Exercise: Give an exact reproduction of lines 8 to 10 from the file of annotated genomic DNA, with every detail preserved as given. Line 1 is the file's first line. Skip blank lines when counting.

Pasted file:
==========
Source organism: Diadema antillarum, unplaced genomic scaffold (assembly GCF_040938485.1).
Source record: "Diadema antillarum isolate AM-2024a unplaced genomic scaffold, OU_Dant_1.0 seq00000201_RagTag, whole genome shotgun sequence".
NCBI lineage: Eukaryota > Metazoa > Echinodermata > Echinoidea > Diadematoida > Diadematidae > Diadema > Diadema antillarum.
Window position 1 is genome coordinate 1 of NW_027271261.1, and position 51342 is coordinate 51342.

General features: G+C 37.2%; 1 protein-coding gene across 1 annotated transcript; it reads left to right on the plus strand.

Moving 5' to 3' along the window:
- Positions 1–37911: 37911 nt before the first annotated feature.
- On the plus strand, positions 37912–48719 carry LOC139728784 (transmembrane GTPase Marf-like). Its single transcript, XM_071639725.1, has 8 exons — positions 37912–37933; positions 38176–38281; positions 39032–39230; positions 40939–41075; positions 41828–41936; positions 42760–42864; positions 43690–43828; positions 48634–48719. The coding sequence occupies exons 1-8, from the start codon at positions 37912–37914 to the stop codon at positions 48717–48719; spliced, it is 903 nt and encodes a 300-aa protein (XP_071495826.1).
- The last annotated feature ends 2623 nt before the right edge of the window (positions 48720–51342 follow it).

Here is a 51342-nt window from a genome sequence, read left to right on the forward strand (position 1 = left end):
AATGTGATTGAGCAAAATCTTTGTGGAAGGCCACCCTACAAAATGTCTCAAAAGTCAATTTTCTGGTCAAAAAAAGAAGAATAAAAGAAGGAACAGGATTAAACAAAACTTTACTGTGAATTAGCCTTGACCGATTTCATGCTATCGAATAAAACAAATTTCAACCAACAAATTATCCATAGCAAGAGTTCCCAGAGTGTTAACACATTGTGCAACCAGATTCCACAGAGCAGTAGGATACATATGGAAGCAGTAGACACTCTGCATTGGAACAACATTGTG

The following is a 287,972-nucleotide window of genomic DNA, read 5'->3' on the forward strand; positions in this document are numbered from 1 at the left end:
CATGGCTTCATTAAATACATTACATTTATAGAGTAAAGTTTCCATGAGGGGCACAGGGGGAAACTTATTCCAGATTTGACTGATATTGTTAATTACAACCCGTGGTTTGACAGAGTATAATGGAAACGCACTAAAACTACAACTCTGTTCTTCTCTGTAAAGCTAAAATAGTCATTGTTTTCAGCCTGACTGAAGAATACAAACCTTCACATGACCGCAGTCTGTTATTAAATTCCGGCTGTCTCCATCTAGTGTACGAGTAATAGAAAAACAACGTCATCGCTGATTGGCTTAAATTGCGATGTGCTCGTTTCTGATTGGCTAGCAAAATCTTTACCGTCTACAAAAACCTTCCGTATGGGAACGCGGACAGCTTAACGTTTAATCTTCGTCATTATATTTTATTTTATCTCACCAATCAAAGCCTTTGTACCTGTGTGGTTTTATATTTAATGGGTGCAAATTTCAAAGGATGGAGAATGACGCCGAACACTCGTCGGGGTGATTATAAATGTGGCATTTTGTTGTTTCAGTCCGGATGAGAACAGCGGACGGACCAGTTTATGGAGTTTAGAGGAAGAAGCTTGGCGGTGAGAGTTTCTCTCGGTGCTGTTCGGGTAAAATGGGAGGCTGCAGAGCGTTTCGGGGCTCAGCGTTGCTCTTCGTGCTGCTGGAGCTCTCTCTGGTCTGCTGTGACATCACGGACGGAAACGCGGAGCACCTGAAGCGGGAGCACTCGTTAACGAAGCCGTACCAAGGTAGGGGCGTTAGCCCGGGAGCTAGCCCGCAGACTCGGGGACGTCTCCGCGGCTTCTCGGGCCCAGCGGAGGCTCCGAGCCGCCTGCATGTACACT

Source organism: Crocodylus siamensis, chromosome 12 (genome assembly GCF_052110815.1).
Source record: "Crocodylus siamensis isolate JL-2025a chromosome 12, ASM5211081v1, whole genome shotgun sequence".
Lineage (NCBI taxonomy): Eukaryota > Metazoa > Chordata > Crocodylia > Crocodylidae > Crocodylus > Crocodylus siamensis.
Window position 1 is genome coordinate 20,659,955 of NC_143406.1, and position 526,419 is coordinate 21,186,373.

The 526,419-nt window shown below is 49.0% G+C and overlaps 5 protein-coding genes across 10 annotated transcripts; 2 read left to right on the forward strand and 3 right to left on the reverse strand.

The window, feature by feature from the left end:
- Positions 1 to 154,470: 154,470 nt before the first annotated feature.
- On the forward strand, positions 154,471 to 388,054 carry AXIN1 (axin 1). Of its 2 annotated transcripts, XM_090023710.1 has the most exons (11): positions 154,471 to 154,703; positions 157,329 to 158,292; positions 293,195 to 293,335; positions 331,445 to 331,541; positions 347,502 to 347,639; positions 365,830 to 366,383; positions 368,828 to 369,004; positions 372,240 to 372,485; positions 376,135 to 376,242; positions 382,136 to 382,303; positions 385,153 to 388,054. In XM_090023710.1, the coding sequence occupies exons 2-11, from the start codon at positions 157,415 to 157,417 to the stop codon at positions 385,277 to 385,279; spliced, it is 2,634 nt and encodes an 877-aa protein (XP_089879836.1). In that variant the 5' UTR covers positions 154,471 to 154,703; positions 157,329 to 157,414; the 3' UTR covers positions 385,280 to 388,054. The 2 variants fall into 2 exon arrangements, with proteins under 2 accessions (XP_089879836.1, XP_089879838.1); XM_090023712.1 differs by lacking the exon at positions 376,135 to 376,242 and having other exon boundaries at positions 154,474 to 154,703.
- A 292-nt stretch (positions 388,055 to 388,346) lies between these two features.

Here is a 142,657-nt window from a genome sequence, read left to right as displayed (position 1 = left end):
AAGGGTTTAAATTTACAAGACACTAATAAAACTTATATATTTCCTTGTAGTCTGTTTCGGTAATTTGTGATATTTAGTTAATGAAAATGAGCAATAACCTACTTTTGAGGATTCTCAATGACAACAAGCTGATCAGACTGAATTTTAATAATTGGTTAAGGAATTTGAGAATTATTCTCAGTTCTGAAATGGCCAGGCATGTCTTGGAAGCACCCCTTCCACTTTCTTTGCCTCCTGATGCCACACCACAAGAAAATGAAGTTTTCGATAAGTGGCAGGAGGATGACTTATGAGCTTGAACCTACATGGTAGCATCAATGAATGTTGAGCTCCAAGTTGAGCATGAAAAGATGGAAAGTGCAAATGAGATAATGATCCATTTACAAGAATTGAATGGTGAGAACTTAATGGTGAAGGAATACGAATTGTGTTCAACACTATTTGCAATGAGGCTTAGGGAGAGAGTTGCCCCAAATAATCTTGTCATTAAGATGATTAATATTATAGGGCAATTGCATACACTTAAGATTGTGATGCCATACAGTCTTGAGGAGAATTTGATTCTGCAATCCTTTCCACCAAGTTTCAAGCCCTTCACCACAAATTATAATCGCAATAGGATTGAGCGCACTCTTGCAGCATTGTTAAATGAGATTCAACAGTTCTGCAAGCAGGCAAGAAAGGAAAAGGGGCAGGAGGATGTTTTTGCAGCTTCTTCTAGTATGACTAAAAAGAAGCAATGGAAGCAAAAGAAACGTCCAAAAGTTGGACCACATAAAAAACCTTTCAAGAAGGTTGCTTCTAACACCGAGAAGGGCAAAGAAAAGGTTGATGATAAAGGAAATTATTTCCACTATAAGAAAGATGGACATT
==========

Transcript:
- On the plus strand, positions 37912–48719 carry LOC139728784 (transmembrane GTPase Marf-like). Its single transcript, XM_071639725.1, has 8 exons — positions 37912–37933; positions 38176–38281; positions 39032–39230; positions 40939–41075; positions 41828–41936; positions 42760–42864; positions 43690–43828; positions 48634–48719. The coding sequence occupies exons 1-8, from the start codon at positions 37912–37914 to the stop codon at positions 48717–48719; spliced, it is 903 nt and encodes a 300-aa protein (XP_071495826.1).
- The last annotated feature ends 2623 nt before the right edge of the window (positions 48720–51342 follow it).

Here is a 51342-nt window from a genome sequence, read left to right on the forward strand (position 1 = left end):